Day 4 – Phnom Penh to Mondolkiri

Early start. Up at 6am, checked out of the guest house and a tuc tuc to the minibus. The route from Phnom Penh seems to be busy with lots of locals piling on this minibus with all kinds of boxes and packages to take with them. We are packed in tightly with no nook or cranny left spare.  Continue reading “Day 4 – Phnom Penh to Mondolkiri”

Day 4: Wadi Parwas

The fullness from the feast of the sacrificial goat meant I slept last night, however I was slightly on edge at some points, feeling rather vulnerable in my sleeping spot. On previous nights I had felt a little more enclosed with the camp, sleeping fairly close to the tents, and having varied terrain around us made me feel quite secluded. Tonight, however, there was a vast expanse of flat ground we had just walked through. The horizon was miles away and I felt very small in a big desert. On top of this, yesterday I had found a scorpion hole near the camp and decided to rummage around to see if I could find anything in there. I was told they waited until night to come out, when temperatures dropped. I wasn’t actually aware at the time that this is where we were about to make camp, so thought nothing of aggravating these guys. But as I closed my eyes I couldn’t help but slightly regret my decision to wind up the local critters. It didn’t bother me for long though, I was out like a light. In the early hours I was woken up sharply by a loud moaning sound very close to me. In my deliriously sleepy state I concluded this loud noise was a big animal. Probably a camel. Standing over my head. I flailed around a bit, but it was pitch black so I couldn’t see what was making this noise. I turned my torch on and realised nothing was there. We just had some loud snorers in the camp who were clearly also benefitting from the heaviness of the feast last night. This made me chuckle, and I was sure to tell Craig in the morning that I thought he was a camel!

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Day 3: The Sacrificial Goat

No day during this trek can be described as “ordinary”, but today was particularly extraordinary.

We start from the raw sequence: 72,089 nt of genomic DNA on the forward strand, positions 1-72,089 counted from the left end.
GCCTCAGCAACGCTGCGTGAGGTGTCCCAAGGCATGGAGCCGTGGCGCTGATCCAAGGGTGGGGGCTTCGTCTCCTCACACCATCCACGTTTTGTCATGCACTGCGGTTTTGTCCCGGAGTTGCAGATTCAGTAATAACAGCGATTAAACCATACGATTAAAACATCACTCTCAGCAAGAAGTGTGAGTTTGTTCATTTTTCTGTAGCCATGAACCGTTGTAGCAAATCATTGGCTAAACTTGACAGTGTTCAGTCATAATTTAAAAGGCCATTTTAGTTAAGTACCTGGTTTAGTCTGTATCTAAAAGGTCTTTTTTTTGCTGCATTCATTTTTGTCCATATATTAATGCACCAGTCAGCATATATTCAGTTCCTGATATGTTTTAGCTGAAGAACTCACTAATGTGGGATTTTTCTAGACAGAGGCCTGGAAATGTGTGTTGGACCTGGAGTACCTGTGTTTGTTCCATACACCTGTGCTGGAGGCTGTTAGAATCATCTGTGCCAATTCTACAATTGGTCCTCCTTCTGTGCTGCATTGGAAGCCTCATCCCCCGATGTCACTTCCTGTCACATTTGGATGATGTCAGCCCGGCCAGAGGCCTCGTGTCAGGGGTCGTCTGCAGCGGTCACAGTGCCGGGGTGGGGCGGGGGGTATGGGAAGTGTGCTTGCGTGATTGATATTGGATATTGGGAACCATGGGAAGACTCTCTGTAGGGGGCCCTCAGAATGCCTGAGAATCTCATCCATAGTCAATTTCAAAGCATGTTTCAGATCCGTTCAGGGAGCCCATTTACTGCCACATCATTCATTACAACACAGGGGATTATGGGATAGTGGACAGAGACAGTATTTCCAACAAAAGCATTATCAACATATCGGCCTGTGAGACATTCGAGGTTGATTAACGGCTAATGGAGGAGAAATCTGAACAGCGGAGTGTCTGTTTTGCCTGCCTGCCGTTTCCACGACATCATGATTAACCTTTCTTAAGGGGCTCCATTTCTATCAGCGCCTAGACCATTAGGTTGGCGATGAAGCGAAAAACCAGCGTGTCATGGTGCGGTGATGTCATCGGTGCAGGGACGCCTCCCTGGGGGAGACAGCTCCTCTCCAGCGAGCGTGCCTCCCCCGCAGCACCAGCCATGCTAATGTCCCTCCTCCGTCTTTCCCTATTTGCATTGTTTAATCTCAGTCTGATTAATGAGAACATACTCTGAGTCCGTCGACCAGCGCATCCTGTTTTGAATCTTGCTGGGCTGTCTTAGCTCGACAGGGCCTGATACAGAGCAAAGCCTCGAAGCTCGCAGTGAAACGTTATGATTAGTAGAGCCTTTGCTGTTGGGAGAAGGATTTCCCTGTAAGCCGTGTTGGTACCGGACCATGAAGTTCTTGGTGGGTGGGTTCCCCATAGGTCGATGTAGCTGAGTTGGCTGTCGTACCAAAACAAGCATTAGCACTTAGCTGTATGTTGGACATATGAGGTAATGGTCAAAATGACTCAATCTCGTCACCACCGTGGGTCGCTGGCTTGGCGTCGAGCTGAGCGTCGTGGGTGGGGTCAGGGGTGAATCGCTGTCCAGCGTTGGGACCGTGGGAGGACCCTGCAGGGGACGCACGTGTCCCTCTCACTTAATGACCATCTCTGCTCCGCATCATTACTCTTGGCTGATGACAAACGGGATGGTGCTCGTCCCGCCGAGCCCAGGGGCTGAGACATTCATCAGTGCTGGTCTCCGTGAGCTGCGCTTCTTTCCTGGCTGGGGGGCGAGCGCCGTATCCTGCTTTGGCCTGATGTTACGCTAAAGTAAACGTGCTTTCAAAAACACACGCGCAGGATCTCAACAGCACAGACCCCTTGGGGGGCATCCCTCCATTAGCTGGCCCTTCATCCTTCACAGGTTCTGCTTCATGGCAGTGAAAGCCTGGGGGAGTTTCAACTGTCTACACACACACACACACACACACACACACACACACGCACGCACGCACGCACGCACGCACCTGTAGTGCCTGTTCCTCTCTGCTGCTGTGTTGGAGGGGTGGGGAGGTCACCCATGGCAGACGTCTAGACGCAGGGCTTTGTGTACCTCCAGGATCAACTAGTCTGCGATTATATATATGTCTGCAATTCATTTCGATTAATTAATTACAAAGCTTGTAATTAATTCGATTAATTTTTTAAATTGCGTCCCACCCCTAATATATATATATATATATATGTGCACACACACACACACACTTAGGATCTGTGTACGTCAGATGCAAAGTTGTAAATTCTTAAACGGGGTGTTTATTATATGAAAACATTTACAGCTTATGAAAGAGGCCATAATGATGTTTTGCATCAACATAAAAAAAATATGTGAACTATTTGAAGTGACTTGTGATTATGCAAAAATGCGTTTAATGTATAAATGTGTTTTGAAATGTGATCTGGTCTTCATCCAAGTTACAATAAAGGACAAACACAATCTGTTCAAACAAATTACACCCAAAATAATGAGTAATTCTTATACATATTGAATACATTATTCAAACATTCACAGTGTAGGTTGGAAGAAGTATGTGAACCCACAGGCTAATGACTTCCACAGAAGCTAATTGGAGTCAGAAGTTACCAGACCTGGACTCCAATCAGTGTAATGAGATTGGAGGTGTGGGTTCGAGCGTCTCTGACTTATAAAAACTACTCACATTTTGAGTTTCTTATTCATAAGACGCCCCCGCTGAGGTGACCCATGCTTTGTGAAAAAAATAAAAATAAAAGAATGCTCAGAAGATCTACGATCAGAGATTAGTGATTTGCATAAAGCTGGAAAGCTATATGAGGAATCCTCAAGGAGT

I woke up that morning feeling a little under the weather, probably just because I was tired from all the walking the previous day and the change in diet. A few cups of Jordanian tea sorted me out though. The tea is brewed over a fire, with a heaped handful of black tea leaves and equal parts sugar. The result is an extremely sweet liquid, which at first we requested was made a little less sweet, but quickly grew on us and we slurped around 10 cups a day each.

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Day 2: The West Side of the Desert

Today was nothing I expected and better than anything I could have imagined!

I feel rather stupid saying that I had no idea what to expect when coming to the desert. I didn’t even account for the fact that there would be sand everywhere. It didn’t cross my mind! I was so focussed on having an adventure that I never really considered what it would entail. Kind of a good thing though as my best efforts of planning would never have prepared me for today! (I mean this is the best way possible)

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Breaking My Boots In

12 days until leaving for Jordan and my feet still aren’t happy!

There’s not long left to go now, and I’m getting more and more excited! But I’ve got weedy feet that blister after half an hour in my boots. I’ve been trying to wear them in for a while now but they’re stubborn.

I just completed a beautiful 3.5 mile walk across the downs. It was a very easy walk but still my feet are playing up. I’m applying surgical spirit daily now to toughen them up because 3.5 miles is nothing compared to how far we will be walking daily in Jordan and it will be living hell to be in that much pain. Hopefully the situation improves soon.